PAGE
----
Should I See A Podiatrist Or An Orthopedist? Get The Facts On These Fancy Foot Doctors

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Choosing between a podiatrist and orthopedist for your foot or ankle care often involves the type of medical condition you have and the practitioner’s expertise.

If you’re experiencing foot or ankle pain, you may be unsure which type of physician to seek out for treatment. While both podiatrists and orthopedists are specialists that handle foot-and ankle-related problems, each has a different focus and choosing one that’s right for you will depend on your specific needs.

In this Essex Union Podiatry article, you will discover the differences between podiatrists and orthopedists as well as how they manage the various aspects of patient care involving the foot and ankle. 

What Is a Podiatrist?

A podiatrist is a medical specialist who provides diagnosis and treatment of injuries and medical conditions related to the foot and ankle. Also known as a Doctor of Podiatric Medicine (DPM), a podiatrist’s path to licensure involves the following training:

  1. Four years of undergraduate study
  2. Four years of podiatric medical school
  3. Three to four years of residence training in foot and ankle surgery

The specialized training a podiatrist obtains focuses specifically on feet and ankles, which enables them to manage a wide variety of surgical and non-surgical issues such as:

  • Arch problems
  • Arthritis
  • Bone spurs
  • Bunions
  • Calluses and corns
  • Diabetic problems
  • Fractures
  • Hammertoes
  • Heel spurs
  • Infections
  • Ingrown toenails 
  • Plantar fasciitis
  • Sprains and strains 
  • Ulcers

Podiatrists work in a range of facility types and work as independent practitioners or as members of provider networks who collaborate with other physicians to treat larger and more complex health conditions.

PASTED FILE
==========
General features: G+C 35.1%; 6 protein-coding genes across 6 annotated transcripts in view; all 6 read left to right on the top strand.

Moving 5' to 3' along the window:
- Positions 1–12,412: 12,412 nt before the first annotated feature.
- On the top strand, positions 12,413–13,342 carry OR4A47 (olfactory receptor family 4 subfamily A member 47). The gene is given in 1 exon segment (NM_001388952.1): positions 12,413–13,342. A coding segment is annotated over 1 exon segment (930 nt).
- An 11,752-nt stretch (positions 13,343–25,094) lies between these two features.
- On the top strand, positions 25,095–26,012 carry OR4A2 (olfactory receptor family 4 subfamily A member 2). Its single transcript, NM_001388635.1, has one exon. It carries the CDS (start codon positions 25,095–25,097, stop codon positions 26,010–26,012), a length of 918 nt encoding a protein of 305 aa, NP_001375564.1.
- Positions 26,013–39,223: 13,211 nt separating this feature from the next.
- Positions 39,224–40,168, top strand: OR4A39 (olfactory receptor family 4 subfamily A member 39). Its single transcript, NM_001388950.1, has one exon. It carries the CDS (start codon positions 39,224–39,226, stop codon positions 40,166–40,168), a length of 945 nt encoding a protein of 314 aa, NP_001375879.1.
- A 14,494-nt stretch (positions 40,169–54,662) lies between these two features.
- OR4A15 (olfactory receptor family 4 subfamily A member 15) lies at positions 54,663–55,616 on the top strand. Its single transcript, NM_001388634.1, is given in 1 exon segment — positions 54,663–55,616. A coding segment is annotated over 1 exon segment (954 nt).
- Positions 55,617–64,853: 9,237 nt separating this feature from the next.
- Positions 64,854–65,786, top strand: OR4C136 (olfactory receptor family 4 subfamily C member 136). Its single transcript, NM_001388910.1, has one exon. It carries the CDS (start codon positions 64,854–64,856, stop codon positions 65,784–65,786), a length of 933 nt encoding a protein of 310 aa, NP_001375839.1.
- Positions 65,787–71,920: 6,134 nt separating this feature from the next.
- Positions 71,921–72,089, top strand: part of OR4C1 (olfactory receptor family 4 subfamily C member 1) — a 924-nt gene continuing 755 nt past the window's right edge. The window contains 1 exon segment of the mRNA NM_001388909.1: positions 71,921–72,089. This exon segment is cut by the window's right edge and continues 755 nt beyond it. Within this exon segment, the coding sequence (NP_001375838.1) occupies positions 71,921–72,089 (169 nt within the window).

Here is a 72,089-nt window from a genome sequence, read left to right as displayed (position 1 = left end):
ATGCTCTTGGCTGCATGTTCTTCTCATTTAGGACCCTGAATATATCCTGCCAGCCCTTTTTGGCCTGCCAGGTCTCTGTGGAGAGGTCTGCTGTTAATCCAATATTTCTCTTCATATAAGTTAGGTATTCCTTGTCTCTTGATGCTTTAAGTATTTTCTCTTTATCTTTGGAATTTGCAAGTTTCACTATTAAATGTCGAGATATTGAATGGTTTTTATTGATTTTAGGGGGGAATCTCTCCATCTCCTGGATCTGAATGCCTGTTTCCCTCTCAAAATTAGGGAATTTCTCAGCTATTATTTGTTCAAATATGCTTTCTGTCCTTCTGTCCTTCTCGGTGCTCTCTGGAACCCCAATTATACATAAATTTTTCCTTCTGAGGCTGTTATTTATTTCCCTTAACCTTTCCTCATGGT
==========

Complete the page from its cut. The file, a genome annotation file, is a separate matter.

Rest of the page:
The type and amount of surgery each practitioner performs generally depends on their training and individual preferences. According to the American Podiatric Medical Association (APMA), there are approximately 18,000 podiatrists in the United States today.

Contact us now to discuss your foot and ankle health needs.

What Is an Orthopedist?

An orthopedist is a medical specialist who diagnoses, treats, and surgically corrects conditions and injuries affecting the musculoskeletal system, more specifically, a person’s bones, joints, muscles, and ligaments.

Also known as an orthopedic doctor, orthopedic physician, and orthopedic surgeon, an orthopedist will gain the title of MD (Medical Doctor) or DO (Doctor of Osteopathic Medicine) upon completion of their education, and the path to licensure is as follows:

  1. Four years of undergraduate study
  2. Four years of medical school
  3. Five years of residency in orthopedic surgery
  4. An optional one- to two-year fellowship treating foot and ankle disorders

The specialized training an orthopedist obtains allows them to address a variety of  musculoskeletal ailments throughout the body, such as:

  • Arthritis
  • Back and neck pain
  • Bone cancer
  • Bursitis
  • Carpal tunnel syndrome
  • Congenital defects
  • Fractures
  • Hip pain
  • Shoulder pain 
  • Soft tissue injuries
  • Sprains and strains
  • Tendinitis

When an orthopedist treats problems like the ones listed above, the course of action can include medications, injections, physical therapy, mobility aids, and other medical measures including surgery.